Today, copying and computer programming seem like two concepts that might be blurred together.
After all, many of the world’s largest websites are built on the frameworks of previous sites.
It is common practice today for a website to release an API (application programming interface) that essentially allows outside developers to leverage and build on top of the site’s original code.
Sites like Facebook, Twitter, and Google all have an API that allows outside individuals or companies to ‘copy their code.’
In fact, computer programming language itself is built on top of previous frameworks. This layered coding history has allowed for developers to fluidly and easily build applications that were in the past too complicated to even fathom.
If anyone tried to code a modern day site like Facebook entirely in BASIC, they’d likely end up in a mental asylum. On a more granular level, in today’s Web 2.0 world it doesn’t make much sense for a new company to build their own proprietary video streaming platform or payment system when they can simply implement YouTube or PayPal.
It seems to be the nature of technology to build upon previous layers – no single invention suddenly appeared out of the ether without taking from some previous notion or architecture.
So does that mean that plagiarism doesn’t exist in the world of computer programming? Is it anyone’s game to simply take and use other people’s code?
This is not the case; just like in the world of literary plagiarism, there is a fine line between lawful use and plagiarism in coding.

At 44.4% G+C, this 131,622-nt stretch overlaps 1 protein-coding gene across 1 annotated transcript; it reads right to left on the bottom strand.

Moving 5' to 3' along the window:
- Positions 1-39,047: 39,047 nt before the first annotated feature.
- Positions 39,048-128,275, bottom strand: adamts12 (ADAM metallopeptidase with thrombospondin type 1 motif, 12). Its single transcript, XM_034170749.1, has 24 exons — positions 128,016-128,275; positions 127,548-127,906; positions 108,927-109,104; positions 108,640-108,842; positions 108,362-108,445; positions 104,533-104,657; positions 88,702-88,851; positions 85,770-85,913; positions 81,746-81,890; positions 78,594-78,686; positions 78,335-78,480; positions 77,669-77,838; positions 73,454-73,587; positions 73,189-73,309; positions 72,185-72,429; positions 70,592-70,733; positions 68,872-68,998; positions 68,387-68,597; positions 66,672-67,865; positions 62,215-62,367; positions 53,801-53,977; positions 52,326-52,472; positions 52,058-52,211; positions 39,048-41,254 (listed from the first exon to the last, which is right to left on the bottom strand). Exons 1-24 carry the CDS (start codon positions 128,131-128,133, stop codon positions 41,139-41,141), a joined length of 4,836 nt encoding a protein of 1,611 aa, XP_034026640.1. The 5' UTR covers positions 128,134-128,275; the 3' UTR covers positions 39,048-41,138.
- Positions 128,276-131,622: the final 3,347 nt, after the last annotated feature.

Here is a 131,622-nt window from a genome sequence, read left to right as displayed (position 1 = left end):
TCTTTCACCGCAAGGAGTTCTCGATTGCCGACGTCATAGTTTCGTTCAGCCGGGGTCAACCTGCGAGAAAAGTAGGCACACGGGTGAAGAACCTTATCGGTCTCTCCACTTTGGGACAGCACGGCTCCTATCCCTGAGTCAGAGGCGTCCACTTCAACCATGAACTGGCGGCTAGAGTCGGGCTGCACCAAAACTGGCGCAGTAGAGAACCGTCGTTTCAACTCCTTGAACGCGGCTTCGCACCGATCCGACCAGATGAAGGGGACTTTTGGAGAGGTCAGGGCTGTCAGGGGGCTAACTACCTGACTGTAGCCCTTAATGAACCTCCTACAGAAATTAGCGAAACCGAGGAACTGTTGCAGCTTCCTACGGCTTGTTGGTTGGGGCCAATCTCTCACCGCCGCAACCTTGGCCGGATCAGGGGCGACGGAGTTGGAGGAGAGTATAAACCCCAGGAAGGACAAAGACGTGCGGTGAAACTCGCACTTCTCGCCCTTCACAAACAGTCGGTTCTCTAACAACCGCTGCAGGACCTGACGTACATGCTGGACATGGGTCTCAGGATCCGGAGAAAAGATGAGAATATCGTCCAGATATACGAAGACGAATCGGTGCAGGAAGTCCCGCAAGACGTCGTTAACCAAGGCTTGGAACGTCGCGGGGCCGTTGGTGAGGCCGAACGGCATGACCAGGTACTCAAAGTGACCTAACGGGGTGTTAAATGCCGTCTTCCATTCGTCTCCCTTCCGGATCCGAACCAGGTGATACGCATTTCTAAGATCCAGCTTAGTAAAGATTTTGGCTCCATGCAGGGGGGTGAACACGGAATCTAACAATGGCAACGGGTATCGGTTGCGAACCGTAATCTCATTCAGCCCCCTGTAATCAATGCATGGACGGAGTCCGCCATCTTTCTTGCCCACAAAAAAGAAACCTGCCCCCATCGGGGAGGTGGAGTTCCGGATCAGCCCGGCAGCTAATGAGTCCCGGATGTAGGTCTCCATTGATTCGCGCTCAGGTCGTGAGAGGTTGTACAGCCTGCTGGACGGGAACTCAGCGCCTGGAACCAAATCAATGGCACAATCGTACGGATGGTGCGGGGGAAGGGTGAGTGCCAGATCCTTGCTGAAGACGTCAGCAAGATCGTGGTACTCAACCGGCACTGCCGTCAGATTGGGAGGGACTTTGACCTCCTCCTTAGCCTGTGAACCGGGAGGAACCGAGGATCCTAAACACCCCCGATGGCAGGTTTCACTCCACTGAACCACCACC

The Brown Daily Herald recently published a piece that revealed their computer science department to have the highest level of plagiarism within the university among all other majors:
“Forty-two students were cited with potential violations of the Academic Code last academic year — with nearly 70 percent of the cases coming from the Department of Computer Science, according to a faculty committee’s report released this month.”
Although the comp. sci department had the highest percentage of plagiarism, the measurement may be inflated due to the department’s frequent use of MOSS (Measure of Software Similarity) to detect instances of duplicate code. MOSS is a free solution (developed by a Stanford professor in 1994) that enables a list of files to be compared and duplicate code to be highlighted.
Brown is currently considering the use of Turnitin, a similar solution to MOSS, but for other academic departments that require literature and science essays to be checked for instances of plagiarism. Thomas Doeppner, co-chair of Brown’s Standing Committee on Academic Code expounded on this possibility:
“If Brown was to use something like this (Turnitin), I think we would see collaboration cases in the rest of the University at the same level we see in computer science,” he said. “But without a tool like that, it’s really hard to find such cases.”
Writing for the humanities and sciences builds on layers and previous frameworks just like code. Authors frequently take concepts, styles and ideas from one another.
However, citing sources and providing proper attribution is the difference between borrowing and plagiarism. With both coding and literature – technology can be utilized to detect exact instances of duplicate content to help us draw that fine line.